Papillary carcinoma of the breast encompasses a spectrum of histologic subtypes. There are two common types: cystic (noninvasive form) and micropapillary ductal carcinoma (invasive form). Papillary breast cancer is usually seen in women older than 60 years and accounts for approximately 1-2% of all breast cancers. Papillary carcinomas are centrally located in the breast and can present as bloody nipple discharge. They are strongly estrogen receptor (ER) positive and progesterone receptor (PR) positive.

Cystic papillary carcinoma has a low mitotic activity, which results in a more indolent course and a good prognosis. However, invasive micropapillary ductal carcinoma has a more aggressive phenotype, even though approximately 70% of cases are ER positive. A retrospective review of 1,400 cases of invasive carcinoma identified 83 cases (6%) with at least one component of invasive micropapillary ductal carcinoma.

Additionally, lymph node metastasis is seen frequently in this subtype (70-90% incidence), and the number of lymph nodes involved appears to correlate with survival.

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Metaplastic Breast Cancer

Metaplastic breast cancer (MBC) accounts for less than 1% of breast cancer cases, tends to occur in older women (average age of onset in the sixth decade), and has a higher incidence in blacks. It is characterized by a combination of adenocarcinoma plus mesenchymal and epithelial components.

MBC encompasses a wide variety of histologic patterns, including the following:

  • Spindle-cell carcinoma
  • Carcinosarcoma
  • Squamous cell carcinoma of ductal origin
  • Adenosquamous carcinoma
  • Carcinoma with pseudosarcomatous metaplasia
  • Matrix-producing carcinoma

This diverse group of malignancies is identified as a single entity based on a similarity in clinical behavior. Compared with infiltrating ductal carcinoma, MBC tumors have the following characteristics:

  • Larger size
  • More rapid growth
  • Commonly node-negative
  • Typically ER negative, PR negative, and HER2 negative
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Phyllodes Tumor

Phyllodes tumors rare tumors of the breast, accounting for less than 1% of breast tumors. The name "phyllodes," which is taken from the Greek language and means "leaflike," refers to that fact that the tumor cells grow in a leaflike pattern. These tumors may be considered benign, borderline, or malignant depending on the following histologic features:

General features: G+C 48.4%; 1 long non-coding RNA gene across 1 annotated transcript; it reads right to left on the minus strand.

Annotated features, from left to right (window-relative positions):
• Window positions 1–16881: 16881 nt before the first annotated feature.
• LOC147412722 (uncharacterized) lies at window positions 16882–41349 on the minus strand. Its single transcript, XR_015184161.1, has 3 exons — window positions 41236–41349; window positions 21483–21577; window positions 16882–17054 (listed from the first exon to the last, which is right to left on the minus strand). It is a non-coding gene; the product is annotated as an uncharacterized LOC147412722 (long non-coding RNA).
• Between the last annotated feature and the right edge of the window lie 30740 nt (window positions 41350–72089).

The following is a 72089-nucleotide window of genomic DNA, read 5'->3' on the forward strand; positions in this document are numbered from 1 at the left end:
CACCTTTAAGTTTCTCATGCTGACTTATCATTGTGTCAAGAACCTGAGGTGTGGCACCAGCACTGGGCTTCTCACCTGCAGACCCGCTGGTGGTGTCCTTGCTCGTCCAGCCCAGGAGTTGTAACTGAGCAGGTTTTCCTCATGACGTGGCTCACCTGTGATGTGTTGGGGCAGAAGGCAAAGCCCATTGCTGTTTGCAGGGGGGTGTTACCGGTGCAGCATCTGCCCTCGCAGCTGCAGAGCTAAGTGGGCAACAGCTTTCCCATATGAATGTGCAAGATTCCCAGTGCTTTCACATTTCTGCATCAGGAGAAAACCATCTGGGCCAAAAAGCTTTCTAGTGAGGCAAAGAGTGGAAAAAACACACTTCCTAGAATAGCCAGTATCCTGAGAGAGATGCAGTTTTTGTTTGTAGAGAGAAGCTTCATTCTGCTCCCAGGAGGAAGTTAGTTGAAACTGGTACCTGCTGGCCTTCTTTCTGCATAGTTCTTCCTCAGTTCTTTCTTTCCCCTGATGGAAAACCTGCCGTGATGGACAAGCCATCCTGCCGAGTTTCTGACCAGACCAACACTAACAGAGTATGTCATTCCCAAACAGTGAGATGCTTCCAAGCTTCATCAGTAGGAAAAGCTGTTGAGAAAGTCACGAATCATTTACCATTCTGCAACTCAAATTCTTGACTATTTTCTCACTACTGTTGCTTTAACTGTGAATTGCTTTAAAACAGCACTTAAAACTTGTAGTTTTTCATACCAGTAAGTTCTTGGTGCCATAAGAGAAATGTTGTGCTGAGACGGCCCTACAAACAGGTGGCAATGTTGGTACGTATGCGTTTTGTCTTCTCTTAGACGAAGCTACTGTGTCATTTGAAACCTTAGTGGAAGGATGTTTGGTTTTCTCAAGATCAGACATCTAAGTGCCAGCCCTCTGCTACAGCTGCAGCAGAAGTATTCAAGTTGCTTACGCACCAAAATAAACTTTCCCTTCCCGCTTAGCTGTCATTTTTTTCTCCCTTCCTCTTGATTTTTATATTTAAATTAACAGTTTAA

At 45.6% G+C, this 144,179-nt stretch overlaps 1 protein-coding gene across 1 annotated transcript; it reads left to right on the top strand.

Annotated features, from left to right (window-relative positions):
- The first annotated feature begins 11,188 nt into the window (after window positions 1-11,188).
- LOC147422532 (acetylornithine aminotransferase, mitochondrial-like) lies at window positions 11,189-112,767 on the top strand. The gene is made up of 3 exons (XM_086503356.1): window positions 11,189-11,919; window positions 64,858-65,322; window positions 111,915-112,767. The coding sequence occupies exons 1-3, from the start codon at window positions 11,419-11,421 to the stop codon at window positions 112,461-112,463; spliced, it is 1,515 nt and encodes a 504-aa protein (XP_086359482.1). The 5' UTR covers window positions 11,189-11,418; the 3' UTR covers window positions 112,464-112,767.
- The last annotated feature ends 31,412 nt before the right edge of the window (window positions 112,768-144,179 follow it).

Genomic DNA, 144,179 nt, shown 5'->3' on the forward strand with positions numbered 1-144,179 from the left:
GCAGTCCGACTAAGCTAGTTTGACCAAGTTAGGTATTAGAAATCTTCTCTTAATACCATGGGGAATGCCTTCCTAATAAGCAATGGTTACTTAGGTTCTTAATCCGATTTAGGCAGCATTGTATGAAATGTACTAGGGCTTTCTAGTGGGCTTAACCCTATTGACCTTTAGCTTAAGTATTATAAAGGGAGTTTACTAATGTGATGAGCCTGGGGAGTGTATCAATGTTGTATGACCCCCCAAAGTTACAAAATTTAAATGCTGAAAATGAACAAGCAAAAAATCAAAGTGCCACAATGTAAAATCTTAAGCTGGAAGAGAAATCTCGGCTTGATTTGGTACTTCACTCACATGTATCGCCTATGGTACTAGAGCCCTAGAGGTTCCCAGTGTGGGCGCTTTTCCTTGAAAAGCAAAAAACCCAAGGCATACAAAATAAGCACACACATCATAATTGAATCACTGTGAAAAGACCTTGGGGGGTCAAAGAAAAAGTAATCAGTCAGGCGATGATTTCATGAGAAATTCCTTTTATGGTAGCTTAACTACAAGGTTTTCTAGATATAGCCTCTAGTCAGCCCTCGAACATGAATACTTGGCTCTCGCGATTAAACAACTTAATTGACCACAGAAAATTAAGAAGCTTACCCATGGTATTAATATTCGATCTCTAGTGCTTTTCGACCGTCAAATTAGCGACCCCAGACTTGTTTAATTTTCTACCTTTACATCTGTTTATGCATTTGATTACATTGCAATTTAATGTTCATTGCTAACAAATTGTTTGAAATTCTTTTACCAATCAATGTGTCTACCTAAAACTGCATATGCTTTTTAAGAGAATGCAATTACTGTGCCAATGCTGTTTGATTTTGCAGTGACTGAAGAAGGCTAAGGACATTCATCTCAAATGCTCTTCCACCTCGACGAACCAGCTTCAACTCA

• Stromal cellularity
  • Infiltration at the tumor's edge
  • Mitotic activity

Malignant phyllodes tumours behave like sarcomas and are known to develop hematogenous metastases. Occurrence is most common in premenopausal women age 40 and 50. The hematogenous spread of this subtype of breast cancer makes wide local excisional biopsy paramount, as chemotherapy or radiation are not effective in recurrent or metastatic disease. 

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Mammary Paget Disease

Mammary Paget disease (MPD) is relatively rare, constituting 1-4% of all breast cancers. Peak incidence is seen in the sixth decade of life (mean age, 57 years).

This adenocarcinoma is localized within the epidermis of the nipple-areola complex and is composed of the histologic hallmark Paget cells within the basement membrane. Paget cells are large, pale epithelial cells with hyperchromatic, atypical nuclei, dispersed between the keratinocytes singly or as a cluster of cells.

Lesions are predominantly unilateral, developing insidiously as a scaly, fissured, oozing, or erythematous nipple-areola complex. Retraction or ulceration of the nipple is often noted, along with symptoms of itching, tingling, burning, or pain.

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Inflammatory Breast Cancer

Inflammatory breast cancer (IBC) is a highly aggressive locally advanced breast cancer. It is rare, comprising only 1 to 5% of invasive breast cancers. Due to its aggressive nature, patients often have lymph node involvement at the time of presentation. IBC is characterized by diffuse erythema and edema (peau d'orange) involving a third or more of the skin of the breast (see the image below).

Inflammatory breast cancer illustrating the classi Inflammatory breast cancer illustrating the classical peau d’orange of involved skin. Courtesy of Dr Giorgio M Baratelli, Radiopaedia.org, rID 43353.

The classic histologic finding in inflammatory breast cancer on biopsy of affected skin is dermal lymphatic invasion by tumor cells. These malignant cells form tumor emboli (see the image below), which are responsible for both the local signs and symptoms and for the development of metastatic disease.

Histologic section of an inflammatory breast cance Histologic section of an inflammatory breast cancer specimen. Courtesy of Sofia D Merajver, MD, PhD.